Is player leadership a key value for the Cleveland Browns front office when personnel decisions are made?
The Cleveland Browns new front office led by general manager Andrew Berry and chief strategy officer Paul DePodesta have garnered plenty of attention because of their focus of analytics when making personnel decisions.
Although analytics are widely used around the NFL and have become more prominent when it comes to making decisions, Browns fans are hesitant to have a front office relying on the use of analytics because of their experience with the Sashi Brown regime.
Brown’s regime took the use of analytics to the next level, as his front office tore the Browns roster apart to bring in cheaper, younger players while also gathering plenty of draft capital. This roster purge caused the Browns to go 1-31 during Brown’s tenure.
Cleveland’s roster is nowhere near the level it was in 2016, so the new regime has not had to tear apart the roster. However, they have moved on from key veteran talent, including players who would be viewed as influential leaders on the roster. Most notably this offseason, linebackers Christian Kirksey and Joe Schobert.
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The decision to move on from Kirksey was purely from a financial standpoint, as Kirksey was unable to stay on the field enough to warrant his salary. However, Kirksey was one of the longest-tenured players on the roster who was arguably the biggest leader in the Browns locker room. And when available, he has shown to be a solid linebacker.
Schobert was also Cleveland’s defensive leader on the field, as he was the quarterback of the defense and was credited with positioning the entire unit. However, the Browns front office were not willing to meet his salary demands this offseason, letting him walk in free agency.
With the Sashi Brown willingly moving on from veteran talent and the new regime moving on from two leaders in their first offseason, it has caused some Browns fans to question if analytics value player leadership, which Scott Petrak of BrownsZone addressed the concern.
"In regard to your final question, leadership and experience can’t be objectively quantified, so they’re difficult for analytics to process completely. While I think more “traditional” front offices value leadership and experience more, I believe Berry and chief strategy officer Paul DePodesta when they say they will use all the information available, and that should include intangibles.Scott Petrak, BrownsZone"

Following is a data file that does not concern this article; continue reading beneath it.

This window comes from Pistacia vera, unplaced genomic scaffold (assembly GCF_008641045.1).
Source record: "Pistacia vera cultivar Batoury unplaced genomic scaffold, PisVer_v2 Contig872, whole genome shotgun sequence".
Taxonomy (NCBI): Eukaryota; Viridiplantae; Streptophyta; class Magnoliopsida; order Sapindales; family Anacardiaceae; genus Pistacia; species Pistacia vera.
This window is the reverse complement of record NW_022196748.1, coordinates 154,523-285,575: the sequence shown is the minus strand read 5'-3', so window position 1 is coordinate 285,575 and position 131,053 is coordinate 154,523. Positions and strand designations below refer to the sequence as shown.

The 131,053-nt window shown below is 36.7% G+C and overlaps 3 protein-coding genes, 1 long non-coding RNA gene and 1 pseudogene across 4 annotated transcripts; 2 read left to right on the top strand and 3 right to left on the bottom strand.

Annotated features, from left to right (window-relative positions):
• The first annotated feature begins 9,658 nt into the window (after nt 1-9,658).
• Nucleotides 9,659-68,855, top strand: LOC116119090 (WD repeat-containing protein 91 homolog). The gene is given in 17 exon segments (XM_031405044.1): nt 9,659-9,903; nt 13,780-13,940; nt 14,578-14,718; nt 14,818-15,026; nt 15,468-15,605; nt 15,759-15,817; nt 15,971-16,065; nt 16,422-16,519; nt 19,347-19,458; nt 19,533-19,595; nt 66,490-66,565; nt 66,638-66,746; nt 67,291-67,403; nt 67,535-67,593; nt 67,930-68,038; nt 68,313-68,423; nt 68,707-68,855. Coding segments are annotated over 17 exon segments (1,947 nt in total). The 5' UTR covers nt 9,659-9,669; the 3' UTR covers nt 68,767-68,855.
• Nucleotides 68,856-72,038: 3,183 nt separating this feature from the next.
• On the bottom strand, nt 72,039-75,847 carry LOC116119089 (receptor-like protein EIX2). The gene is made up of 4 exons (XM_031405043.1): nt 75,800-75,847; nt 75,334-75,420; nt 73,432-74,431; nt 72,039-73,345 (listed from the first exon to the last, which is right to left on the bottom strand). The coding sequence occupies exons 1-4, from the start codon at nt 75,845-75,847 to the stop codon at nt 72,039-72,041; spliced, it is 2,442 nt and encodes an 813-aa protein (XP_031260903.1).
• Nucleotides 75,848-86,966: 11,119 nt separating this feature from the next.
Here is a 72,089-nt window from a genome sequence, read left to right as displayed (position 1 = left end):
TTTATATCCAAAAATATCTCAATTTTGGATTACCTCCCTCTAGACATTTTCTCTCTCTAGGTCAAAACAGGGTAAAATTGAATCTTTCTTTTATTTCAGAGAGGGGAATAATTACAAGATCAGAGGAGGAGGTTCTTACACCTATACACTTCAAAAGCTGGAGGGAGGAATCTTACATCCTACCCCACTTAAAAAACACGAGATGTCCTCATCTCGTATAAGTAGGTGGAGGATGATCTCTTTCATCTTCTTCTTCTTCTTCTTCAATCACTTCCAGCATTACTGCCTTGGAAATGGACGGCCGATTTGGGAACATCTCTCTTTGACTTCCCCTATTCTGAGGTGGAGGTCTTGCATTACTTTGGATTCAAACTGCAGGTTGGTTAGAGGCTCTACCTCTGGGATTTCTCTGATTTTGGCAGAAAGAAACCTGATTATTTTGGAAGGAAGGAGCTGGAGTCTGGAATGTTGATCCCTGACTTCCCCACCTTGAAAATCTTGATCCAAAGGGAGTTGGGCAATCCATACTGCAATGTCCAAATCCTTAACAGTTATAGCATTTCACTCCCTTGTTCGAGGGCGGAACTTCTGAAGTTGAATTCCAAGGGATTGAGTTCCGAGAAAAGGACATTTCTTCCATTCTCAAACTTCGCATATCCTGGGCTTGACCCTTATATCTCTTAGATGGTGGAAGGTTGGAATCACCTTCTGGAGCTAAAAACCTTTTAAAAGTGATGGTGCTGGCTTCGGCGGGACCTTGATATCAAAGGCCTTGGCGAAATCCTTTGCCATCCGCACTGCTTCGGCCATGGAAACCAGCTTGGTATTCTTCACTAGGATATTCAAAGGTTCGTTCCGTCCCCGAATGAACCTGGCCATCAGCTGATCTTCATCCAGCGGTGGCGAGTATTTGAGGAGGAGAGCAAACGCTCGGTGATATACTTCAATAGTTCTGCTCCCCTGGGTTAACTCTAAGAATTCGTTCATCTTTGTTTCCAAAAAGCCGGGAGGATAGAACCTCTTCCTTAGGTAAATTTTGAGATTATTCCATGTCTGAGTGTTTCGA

It may not show up game sheets, but leadership is something every team desperately needs to keep a team in check throughout a season. Baker Mayfield was viewed as the team’s No. 1 leader last season, but did not seem ready for the role and the team and Mayfield crumbled during the season.
When relying on young talent, it forces the young players to step into bigger leadership roles earlier in their careers, even if they are not ready for it. It takes experience in the NFL to become suited for the role, so it will take time for the young players to grow into the roles.
That is why it is not so simple for the new Browns regime to cut veteran talent from the middle of the roster in order to bring in cheaper young talent. It is sometimes the veterans who have smaller roles on the field who can be the most important leaders in the locker room.
Although it may not seem like it after one season, there is not enough evidence to say the new front office will move on from veterans no matter what. The linebacker position may be lacking currently, but the Browns did save valuable money moving on from Kirksey and Schobert.
As Petrak noted, it is hard for analytics to quantify leadership, so they will need to rely on the traditional roots of scouting to determine who boasts the leadership the Browns locker room needs. Luckily for the Browns, Berry has been a traditional scout on top of his use of analytics, so he seems to be well-positioned to make the best decisions for the locker room, including how important leadership can be.